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Algebra 2/Trigonometry Course Description
(from NY State Education Department)

The three high school mathematics courses (Integrated Algebra, Geometry, Algebra & Trigonometry) are built around five process strands: Problem Solving, Reasoning and Proof, Communication, Connections, and Representation as well as five content strands: Number Sense and Operations, Algebra, Geometry, Measurement, and Statistics and Probability.  Within these courses, students will be expected to make connections between the verbal, numerical, algebraic, and geometric representations of problem situations.  These courses will require students to apply and adapt a selection of strategies and algorithms to solve a variety of problems.  It is expected that these strategies and algorithms will be implemented using both traditional and technological tools.

Algebra 2 and Trigonometry is the capstone course of the three units of credit required for a Regents diploma.  This course is a continuation and extension of the two courses that preceded it.  While developing the algebraic techniques that will be required of those students that continue their study of mathematics, this course is also intended to continue developing alternative solution strategies and algorithms.  For example, technology can provide to many students the means to address a problem situation to which they might not otherwise have access.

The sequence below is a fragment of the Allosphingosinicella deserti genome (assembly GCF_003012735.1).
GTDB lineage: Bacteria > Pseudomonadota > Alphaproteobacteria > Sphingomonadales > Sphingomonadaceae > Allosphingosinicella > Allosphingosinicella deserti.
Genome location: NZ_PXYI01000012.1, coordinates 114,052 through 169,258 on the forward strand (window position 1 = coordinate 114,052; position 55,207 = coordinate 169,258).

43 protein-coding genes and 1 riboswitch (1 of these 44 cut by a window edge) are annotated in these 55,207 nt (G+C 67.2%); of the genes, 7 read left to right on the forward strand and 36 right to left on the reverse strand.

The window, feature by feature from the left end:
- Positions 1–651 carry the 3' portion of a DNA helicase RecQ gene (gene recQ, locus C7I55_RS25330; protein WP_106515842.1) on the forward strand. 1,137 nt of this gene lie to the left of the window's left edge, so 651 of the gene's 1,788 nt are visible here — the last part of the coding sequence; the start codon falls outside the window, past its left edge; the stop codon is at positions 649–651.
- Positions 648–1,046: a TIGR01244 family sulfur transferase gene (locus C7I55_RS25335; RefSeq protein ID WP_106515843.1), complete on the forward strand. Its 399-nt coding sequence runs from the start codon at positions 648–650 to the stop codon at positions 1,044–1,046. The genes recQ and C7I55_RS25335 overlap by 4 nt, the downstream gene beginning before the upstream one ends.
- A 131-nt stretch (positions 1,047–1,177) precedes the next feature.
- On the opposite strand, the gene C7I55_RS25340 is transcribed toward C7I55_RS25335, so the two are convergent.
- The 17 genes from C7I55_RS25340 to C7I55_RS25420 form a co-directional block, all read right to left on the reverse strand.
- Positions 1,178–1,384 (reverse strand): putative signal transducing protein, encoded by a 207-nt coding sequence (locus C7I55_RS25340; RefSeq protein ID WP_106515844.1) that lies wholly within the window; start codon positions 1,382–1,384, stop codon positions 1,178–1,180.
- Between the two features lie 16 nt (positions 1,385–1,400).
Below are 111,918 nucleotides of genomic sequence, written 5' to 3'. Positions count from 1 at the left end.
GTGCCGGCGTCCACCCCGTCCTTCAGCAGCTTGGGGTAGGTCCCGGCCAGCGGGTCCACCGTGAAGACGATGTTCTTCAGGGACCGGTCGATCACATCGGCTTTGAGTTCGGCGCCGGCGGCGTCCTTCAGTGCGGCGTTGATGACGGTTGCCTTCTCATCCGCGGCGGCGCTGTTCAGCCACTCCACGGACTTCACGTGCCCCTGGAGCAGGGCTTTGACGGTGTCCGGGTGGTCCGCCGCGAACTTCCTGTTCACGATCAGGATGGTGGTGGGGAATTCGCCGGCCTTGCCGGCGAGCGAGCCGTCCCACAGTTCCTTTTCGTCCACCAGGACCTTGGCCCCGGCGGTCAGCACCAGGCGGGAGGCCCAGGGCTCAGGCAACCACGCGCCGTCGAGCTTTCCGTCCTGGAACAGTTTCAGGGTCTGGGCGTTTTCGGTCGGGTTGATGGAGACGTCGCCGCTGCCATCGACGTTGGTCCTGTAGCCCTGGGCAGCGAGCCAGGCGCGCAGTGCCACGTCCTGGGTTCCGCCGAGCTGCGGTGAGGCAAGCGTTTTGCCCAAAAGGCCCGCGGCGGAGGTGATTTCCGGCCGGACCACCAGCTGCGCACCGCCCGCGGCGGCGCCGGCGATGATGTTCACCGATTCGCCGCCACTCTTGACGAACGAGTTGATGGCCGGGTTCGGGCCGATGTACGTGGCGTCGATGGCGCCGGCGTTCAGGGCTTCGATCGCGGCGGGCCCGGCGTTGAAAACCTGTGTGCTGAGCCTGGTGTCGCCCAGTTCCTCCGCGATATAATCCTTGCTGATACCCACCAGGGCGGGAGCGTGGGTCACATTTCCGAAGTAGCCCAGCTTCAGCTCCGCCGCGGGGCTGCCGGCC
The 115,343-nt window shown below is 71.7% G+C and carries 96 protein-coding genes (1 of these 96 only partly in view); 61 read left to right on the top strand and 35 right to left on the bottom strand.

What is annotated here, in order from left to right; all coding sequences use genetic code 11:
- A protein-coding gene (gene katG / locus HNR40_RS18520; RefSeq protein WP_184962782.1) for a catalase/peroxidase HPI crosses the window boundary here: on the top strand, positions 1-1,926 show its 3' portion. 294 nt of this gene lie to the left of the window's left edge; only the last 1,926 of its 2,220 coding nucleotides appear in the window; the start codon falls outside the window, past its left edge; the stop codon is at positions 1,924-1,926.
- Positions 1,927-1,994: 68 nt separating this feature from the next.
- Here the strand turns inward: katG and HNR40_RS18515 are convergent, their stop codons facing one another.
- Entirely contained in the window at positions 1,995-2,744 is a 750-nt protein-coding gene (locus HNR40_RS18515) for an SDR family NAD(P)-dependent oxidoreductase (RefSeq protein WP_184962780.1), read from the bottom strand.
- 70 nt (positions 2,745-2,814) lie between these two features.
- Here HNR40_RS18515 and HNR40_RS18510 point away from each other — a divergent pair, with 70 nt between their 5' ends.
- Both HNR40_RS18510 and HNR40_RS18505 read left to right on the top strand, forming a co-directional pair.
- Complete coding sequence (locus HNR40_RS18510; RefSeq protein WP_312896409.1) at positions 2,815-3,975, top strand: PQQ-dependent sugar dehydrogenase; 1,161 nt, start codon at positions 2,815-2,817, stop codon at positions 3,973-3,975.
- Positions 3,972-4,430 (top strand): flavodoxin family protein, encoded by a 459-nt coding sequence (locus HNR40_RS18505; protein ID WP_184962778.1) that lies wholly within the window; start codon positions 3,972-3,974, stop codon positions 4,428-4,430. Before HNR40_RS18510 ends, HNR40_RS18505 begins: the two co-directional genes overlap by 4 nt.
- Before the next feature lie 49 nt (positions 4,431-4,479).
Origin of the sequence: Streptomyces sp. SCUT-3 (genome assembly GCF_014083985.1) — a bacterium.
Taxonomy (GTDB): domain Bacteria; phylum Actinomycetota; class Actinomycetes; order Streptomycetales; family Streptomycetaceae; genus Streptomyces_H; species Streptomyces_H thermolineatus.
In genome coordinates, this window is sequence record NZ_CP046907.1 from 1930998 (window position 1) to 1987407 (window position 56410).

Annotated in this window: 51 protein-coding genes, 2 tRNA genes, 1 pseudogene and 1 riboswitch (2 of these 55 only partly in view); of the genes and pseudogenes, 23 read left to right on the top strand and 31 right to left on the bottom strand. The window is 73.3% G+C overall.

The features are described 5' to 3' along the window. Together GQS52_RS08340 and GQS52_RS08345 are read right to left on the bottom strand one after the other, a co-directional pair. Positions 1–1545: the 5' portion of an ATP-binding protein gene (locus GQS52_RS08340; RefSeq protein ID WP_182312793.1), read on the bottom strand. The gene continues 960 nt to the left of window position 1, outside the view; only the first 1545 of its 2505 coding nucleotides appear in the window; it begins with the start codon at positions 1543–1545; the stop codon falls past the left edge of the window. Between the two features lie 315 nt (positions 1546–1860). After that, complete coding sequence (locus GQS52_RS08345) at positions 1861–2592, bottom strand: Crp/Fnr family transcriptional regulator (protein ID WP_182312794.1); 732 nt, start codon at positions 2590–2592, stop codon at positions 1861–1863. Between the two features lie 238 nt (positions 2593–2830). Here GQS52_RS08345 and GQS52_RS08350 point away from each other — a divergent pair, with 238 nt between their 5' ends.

Within this course, the number system will be extended to include imaginary and complex numbers.  The families of functions to be studied will include polynomials, absolute value, radical, trigonometric, exponential, and logarithmic functions.  Problem situation involving direct and indirect variation will be solved.  Problems resulting in systems of equations will be solved graphically and algebraically.  Algebraic techniques will be developed to facilitate rewriting mathematical expressions into multiple equivalent forms.  Data analysis will be extended to include measures of dispersion and the analysis of regression that model functions studied throughout this course.  Associated correlation coefficients will be determined, using technology tools and interpreted as a measure of strength of the relationship.  Arithmetic and geometric sequences will be expressed in multiple forms, and arithmetic and geometric series will be evaluated.  Binomial experiments will provide a basis for the study of probability theory and the normal probability distribution will be analyzed and used a a n approximation for these binomial experiments.  Right triangle trigonometry will be expanded to include the investigation of circular functions.  Problem situations requiring the use of trigonometric equations and identities will also be investigated.

Students will sit for a NYS Regents Examination at the end of this course.